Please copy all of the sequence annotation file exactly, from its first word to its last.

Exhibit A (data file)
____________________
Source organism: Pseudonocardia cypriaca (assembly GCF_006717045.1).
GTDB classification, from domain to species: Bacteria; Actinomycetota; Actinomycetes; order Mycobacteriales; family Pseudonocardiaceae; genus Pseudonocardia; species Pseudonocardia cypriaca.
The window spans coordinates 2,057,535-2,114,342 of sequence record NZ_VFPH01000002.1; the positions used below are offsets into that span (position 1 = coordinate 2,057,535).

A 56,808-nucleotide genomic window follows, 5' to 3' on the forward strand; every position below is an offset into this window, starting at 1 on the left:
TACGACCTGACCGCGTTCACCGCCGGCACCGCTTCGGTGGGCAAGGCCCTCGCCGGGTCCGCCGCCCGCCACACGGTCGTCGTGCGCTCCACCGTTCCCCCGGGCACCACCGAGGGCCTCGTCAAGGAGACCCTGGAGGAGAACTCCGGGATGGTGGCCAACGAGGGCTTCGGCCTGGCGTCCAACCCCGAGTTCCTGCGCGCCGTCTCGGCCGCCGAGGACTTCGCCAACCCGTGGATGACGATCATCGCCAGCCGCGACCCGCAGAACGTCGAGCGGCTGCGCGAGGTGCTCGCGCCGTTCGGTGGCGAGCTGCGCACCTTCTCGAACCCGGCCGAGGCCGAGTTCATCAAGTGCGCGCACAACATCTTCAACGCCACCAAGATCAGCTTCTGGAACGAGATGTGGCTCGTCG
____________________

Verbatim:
Source organism: Pseudonocardia cypriaca (assembly GCF_006717045.1).
GTDB classification, from domain to species: Bacteria; Actinomycetota; Actinomycetes; order Mycobacteriales; family Pseudonocardiaceae; genus Pseudonocardia; species Pseudonocardia cypriaca.
The window spans coordinates 2,057,535-2,114,342 of sequence record NZ_VFPH01000002.1; the positions used below are offsets into that span (position 1 = coordinate 2,057,535).

A 56,808-nucleotide genomic window follows, 5' to 3' on the forward strand; every position below is an offset into this window, starting at 1 on the left:
TACGACCTGACCGCGTTCACCGCCGGCACCGCTTCGGTGGGCAAGGCCCTCGCCGGGTCCGCCGCCCGCCACACGGTCGTCGTGCGCTCCACCGTTCCCCCGGGCACCACCGAGGGCCTCGTCAAGGAGACCCTGGAGGAGAACTCCGGGATGGTGGCCAACGAGGGCTTCGGCCTGGCGTCCAACCCCGAGTTCCTGCGCGCCGTCTCGGCCGCCGAGGACTTCGCCAACCCGTGGATGACGATCATCGCCAGCCGCGACCCGCAGAACGTCGAGCGGCTGCGCGAGGTGCTCGCGCCGTTCGGTGGCGAGCTGCGCACCTTCTCGAACCCGGCCGAGGCCGAGTTCATCAAGTGCGCGCACAACATCTTCAACGCCACCAAGATCAGCTTCTGGAACGAGATGTGGCTCGTCG